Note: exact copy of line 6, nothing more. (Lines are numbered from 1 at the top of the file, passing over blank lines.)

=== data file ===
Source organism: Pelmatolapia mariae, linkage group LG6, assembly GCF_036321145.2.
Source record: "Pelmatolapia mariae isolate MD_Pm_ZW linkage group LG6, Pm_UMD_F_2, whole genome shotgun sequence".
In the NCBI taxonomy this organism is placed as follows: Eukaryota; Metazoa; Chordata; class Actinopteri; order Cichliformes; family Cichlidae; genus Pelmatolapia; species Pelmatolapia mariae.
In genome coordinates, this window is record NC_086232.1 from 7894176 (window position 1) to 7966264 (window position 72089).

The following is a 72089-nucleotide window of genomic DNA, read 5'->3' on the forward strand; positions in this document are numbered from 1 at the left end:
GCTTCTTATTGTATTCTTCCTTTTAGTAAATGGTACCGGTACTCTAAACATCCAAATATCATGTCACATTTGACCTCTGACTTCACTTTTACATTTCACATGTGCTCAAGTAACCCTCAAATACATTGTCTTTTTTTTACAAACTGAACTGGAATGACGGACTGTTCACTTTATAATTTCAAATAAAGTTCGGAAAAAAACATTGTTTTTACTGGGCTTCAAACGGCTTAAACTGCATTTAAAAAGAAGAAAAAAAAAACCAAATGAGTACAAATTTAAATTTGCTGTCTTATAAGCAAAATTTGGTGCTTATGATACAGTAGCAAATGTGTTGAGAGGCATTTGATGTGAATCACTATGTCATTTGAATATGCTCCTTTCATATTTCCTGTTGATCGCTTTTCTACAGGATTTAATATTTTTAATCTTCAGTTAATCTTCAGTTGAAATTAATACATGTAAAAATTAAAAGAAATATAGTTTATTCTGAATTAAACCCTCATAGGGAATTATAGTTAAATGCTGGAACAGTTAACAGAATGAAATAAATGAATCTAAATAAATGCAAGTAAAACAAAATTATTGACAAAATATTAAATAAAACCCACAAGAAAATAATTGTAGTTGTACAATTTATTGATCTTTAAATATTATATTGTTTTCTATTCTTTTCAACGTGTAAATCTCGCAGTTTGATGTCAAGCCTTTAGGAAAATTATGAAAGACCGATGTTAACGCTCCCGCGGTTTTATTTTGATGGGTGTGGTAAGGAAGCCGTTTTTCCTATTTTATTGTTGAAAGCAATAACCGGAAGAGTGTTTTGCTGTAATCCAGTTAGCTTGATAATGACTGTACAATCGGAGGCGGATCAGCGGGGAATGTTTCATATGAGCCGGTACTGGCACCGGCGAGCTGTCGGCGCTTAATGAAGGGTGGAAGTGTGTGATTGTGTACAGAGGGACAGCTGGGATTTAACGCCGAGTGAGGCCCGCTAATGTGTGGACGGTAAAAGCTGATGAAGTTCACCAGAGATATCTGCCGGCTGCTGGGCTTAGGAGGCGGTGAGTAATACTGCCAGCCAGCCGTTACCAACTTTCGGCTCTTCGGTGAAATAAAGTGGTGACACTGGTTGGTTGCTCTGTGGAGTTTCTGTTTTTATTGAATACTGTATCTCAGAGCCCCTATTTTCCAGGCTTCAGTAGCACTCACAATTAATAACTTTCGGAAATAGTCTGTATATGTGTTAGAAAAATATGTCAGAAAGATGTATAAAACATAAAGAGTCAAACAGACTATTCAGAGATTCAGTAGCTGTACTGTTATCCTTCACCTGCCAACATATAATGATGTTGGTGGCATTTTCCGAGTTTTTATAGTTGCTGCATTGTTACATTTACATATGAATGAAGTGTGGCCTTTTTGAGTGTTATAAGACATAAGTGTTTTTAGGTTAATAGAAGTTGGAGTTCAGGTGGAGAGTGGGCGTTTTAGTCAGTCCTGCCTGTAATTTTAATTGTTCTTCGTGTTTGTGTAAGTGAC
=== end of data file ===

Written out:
GCTTCTTATTGTATTCTTCCTTTTAGTAAATGGTACCGGTACTCTAAACATCCAAATATCATGTCACATTTGACCTCTGACTTCACTTTTACATTTCACATGTGCTCAAGTAACCCTCAAATACATTGTCTTTTTTTTACAAACTGAACTGGAATGACGGACTGTTCACTTTATAATTTCAAATAAAGTTCGGAAAAAAACATTGTTTTTACTGGGCTTCAAACGGCTTAAACTGCATTTAAAAAGAAGAAAAAAAAAACCAAATGAGTACAAATTTAAATTTGCTGTCTTATAAGCAAAATTTGGTGCTTATGATACAGTAGCAAATGTGTTGAGAGGCATTTGATGTGAATCACTATGTCATTTGAATATGCTCCTTTCATATTTCCTGTTGATCGCTTTTCTACAGGATTTAATATTTTTAATCTTCAGTTAATCTTCAGTTGAAATTAATACATGTAAAAATTAAAAGAAATATAGTTTATTCTGAATTAAACCCTCATAGGGAATTATAGTTAAATGCTGGAACAGTTAACAGAATGAAATAAATGAATCTAAATAAATGCAAGTAAAACAAAATTATTGACAAAATATTAAATAAAACCCACAAGAAAATAATTGTAGTTGTACAATTTATTGATCTTTAAATATTATATTGTTTTCTATTCTTTTCAACGTGTAAATCTCGCAGTTTGATGTCAAGCCTTTAGGAAAATTATGAAAGACCGATGTTAACGCTCCCGCGGTTTTATTTTGATGGGTGTGGTAAGGAAGCCGTTTTTCCTATTTTATTGTTGAAAGCAATAACCGGAAGAGTGTTTTGCTGTAATCCAGTTAGCTTGATAATGACTGTACAATCGGAGGCGGATCAGCGGGGAATGTTTCATATGAGCCGGTACTGGCACCGGCGAGCTGTCGGCGCTTAATGAAGGGTGGAAGTGTGTGATTGTGTACAGAGGGACAGCTGGGATTTAACGCCGAGTGAGGCCCGCTAATGTGTGGACGGTAAAAGCTGATGAAGTTCACCAGAGATATCTGCCGGCTGCTGGGCTTAGGAGGCGGTGAGTAATACTGCCAGCCAGCCGTTACCAACTTTCGGCTCTTCGGTGAAATAAAGTGGTGACACTGGTTGGTTGCTCTGTGGAGTTTCTGTTTTTATTGAATACTGTATCTCAGAGCCCCTATTTTCCAGGCTTCAGTAGCACTCACAATTAATAACTTTCGGAAATAGTCTGTATATGTGTTAGAAAAATATGTCAGAAAGATGTATAAAACATAAAGAGTCAAACAGACTATTCAGAGATTCAGTAGCTGTACTGTTATCCTTCACCTGCCAACATATAATGATGTTGGTGGCATTTTCCGAGTTTTTATAGTTGCTGCATTGTTACATTTACATATGAATGAAGTGTGGCCTTTTTGAGTGTTATAAGACATAAGTGTTTTTAGGTTAATAGAAGTTGGAGTTCAGGTGGAGAGTGGGCGTTTTAGTCAGTCCTGCCTGTAATTTTAATTGTTCTTCGTGTTTGTGTAAGTGAC